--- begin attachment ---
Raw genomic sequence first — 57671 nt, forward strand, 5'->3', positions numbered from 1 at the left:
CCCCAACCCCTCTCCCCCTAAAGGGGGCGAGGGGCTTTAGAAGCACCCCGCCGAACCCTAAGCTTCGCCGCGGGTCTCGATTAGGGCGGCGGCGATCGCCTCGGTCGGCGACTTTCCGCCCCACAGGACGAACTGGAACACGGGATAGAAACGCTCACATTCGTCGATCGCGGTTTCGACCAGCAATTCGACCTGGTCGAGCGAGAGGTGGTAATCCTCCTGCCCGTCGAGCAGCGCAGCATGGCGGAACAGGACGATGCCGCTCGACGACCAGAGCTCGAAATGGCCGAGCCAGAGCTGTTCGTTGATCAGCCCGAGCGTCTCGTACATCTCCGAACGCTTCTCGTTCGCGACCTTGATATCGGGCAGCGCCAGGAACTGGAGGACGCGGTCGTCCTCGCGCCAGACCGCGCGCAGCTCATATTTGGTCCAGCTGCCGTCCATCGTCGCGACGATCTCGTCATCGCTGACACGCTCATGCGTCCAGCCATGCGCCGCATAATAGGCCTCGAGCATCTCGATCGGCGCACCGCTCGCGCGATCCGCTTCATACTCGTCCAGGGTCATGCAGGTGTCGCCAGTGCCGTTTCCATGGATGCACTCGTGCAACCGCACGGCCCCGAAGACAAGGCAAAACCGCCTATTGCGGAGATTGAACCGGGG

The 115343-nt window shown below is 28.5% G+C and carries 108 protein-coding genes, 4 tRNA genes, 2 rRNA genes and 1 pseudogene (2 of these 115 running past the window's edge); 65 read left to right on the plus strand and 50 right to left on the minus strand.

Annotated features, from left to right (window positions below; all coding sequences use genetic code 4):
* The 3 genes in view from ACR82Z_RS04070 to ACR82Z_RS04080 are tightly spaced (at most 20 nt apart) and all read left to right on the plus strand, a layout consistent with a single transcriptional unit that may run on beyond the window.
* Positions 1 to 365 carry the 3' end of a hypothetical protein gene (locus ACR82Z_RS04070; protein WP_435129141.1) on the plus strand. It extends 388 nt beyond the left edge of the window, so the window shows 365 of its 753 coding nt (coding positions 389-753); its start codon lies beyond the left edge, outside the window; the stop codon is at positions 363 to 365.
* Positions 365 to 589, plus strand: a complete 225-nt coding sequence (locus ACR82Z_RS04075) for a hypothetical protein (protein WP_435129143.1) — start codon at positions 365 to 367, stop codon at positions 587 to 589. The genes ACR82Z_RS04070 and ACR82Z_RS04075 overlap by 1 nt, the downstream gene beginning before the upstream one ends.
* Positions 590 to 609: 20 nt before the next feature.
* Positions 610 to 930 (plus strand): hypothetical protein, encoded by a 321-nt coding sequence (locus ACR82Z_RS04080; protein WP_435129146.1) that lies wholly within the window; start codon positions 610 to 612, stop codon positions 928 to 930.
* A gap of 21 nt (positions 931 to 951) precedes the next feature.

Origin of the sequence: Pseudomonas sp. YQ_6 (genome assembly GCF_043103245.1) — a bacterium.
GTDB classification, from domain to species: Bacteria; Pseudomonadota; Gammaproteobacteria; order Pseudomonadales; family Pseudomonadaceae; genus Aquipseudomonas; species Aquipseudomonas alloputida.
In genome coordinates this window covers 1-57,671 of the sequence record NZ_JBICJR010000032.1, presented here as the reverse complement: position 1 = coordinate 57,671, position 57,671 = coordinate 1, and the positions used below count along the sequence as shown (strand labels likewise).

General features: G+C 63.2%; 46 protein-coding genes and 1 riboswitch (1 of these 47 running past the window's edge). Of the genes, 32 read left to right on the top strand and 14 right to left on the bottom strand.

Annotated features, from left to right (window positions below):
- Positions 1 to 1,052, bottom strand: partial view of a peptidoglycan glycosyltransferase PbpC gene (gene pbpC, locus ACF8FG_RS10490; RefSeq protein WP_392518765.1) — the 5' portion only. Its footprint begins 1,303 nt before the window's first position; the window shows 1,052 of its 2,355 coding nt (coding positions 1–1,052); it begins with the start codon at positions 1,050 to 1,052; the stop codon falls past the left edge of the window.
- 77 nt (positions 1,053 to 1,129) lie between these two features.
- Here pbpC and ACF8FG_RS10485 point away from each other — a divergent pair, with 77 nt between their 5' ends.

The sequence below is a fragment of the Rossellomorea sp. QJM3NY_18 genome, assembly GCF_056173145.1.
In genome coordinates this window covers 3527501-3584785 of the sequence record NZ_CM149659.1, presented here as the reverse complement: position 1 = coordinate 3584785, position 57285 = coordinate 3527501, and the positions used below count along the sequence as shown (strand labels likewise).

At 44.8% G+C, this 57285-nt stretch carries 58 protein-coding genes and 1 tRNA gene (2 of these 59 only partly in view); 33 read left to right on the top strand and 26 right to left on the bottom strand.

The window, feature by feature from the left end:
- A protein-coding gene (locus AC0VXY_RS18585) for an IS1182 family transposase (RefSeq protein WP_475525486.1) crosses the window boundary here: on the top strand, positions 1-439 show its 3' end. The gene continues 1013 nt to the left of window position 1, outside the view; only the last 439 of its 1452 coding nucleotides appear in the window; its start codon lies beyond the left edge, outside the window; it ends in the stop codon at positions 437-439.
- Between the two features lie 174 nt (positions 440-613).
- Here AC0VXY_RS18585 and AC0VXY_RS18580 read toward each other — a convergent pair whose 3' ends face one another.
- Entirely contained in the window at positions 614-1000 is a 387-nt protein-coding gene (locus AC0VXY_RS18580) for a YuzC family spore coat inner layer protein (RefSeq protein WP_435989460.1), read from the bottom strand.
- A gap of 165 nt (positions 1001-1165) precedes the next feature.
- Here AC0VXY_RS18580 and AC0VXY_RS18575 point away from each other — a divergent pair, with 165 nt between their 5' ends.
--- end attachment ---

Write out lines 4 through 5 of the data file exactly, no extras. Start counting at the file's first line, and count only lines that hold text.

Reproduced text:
Annotated features, from left to right (window positions below; all coding sequences use genetic code 4):
* The 3 genes in view from ACR82Z_RS04070 to ACR82Z_RS04080 are tightly spaced (at most 20 nt apart) and all read left to right on the plus strand, a layout consistent with a single transcriptional unit that may run on beyond the window.